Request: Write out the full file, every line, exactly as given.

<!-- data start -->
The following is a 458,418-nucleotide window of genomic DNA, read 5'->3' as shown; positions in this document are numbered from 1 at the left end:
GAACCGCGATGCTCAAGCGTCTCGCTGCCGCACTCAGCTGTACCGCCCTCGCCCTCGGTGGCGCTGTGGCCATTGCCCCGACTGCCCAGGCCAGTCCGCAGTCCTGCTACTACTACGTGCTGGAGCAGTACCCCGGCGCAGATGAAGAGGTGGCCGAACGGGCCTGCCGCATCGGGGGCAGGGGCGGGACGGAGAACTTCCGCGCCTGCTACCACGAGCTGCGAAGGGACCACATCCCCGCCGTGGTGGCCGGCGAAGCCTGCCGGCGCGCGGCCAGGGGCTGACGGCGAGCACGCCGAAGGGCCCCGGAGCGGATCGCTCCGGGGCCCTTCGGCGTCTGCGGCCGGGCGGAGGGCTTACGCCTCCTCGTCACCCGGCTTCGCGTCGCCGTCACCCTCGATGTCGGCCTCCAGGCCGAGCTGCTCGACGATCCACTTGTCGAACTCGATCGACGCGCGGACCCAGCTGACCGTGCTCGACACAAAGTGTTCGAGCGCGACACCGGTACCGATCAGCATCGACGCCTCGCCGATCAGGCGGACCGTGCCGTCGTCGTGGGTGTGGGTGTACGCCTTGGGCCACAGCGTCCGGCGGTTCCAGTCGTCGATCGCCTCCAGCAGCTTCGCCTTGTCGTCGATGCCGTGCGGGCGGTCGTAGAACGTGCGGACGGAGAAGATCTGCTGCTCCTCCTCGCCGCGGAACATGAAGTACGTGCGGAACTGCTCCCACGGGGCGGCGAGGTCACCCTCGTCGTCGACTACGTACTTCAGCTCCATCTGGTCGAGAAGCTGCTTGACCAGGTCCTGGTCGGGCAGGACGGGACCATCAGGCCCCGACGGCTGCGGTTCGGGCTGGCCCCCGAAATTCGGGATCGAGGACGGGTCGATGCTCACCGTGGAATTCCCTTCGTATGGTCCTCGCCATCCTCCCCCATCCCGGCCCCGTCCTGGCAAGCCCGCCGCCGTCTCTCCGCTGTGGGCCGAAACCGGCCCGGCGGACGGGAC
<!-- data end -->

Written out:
The following is a 458,418-nucleotide window of genomic DNA, read 5'->3' as shown; positions in this document are numbered from 1 at the left end:
GAACCGCGATGCTCAAGCGTCTCGCTGCCGCACTCAGCTGTACCGCCCTCGCCCTCGGTGGCGCTGTGGCCATTGCCCCGACTGCCCAGGCCAGTCCGCAGTCCTGCTACTACTACGTGCTGGAGCAGTACCCCGGCGCAGATGAAGAGGTGGCCGAACGGGCCTGCCGCATCGGGGGCAGGGGCGGGACGGAGAACTTCCGCGCCTGCTACCACGAGCTGCGAAGGGACCACATCCCCGCCGTGGTGGCCGGCGAAGCCTGCCGGCGCGCGGCCAGGGGCTGACGGCGAGCACGCCGAAGGGCCCCGGAGCGGATCGCTCCGGGGCCCTTCGGCGTCTGCGGCCGGGCGGAGGGCTTACGCCTCCTCGTCACCCGGCTTCGCGTCGCCGTCACCCTCGATGTCGGCCTCCAGGCCGAGCTGCTCGACGATCCACTTGTCGAACTCGATCGACGCGCGGACCCAGCTGACCGTGCTCGACACAAAGTGTTCGAGCGCGACACCGGTACCGATCAGCATCGACGCCTCGCCGATCAGGCGGACCGTGCCGTCGTCGTGGGTGTGGGTGTACGCCTTGGGCCACAGCGTCCGGCGGTTCCAGTCGTCGATCGCCTCCAGCAGCTTCGCCTTGTCGTCGATGCCGTGCGGGCGGTCGTAGAACGTGCGGACGGAGAAGATCTGCTGCTCCTCCTCGCCGCGGAACATGAAGTACGTGCGGAACTGCTCCCACGGGGCGGCGAGGTCACCCTCGTCGTCGACTACGTACTTCAGCTCCATCTGGTCGAGAAGCTGCTTGACCAGGTCCTGGTCGGGCAGGACGGGACCATCAGGCCCCGACGGCTGCGGTTCGGGCTGGCCCCCGAAATTCGGGATCGAGGACGGGTCGATGCTCACCGTGGAATTCCCTTCGTATGGTCCTCGCCATCCTCCCCCATCCCGGCCCCGTCCTGGCAAGCCCGCCGCCGTCTCTCCGCTGTGGGCCGAAACCGGCCCGGCGGACGGGAC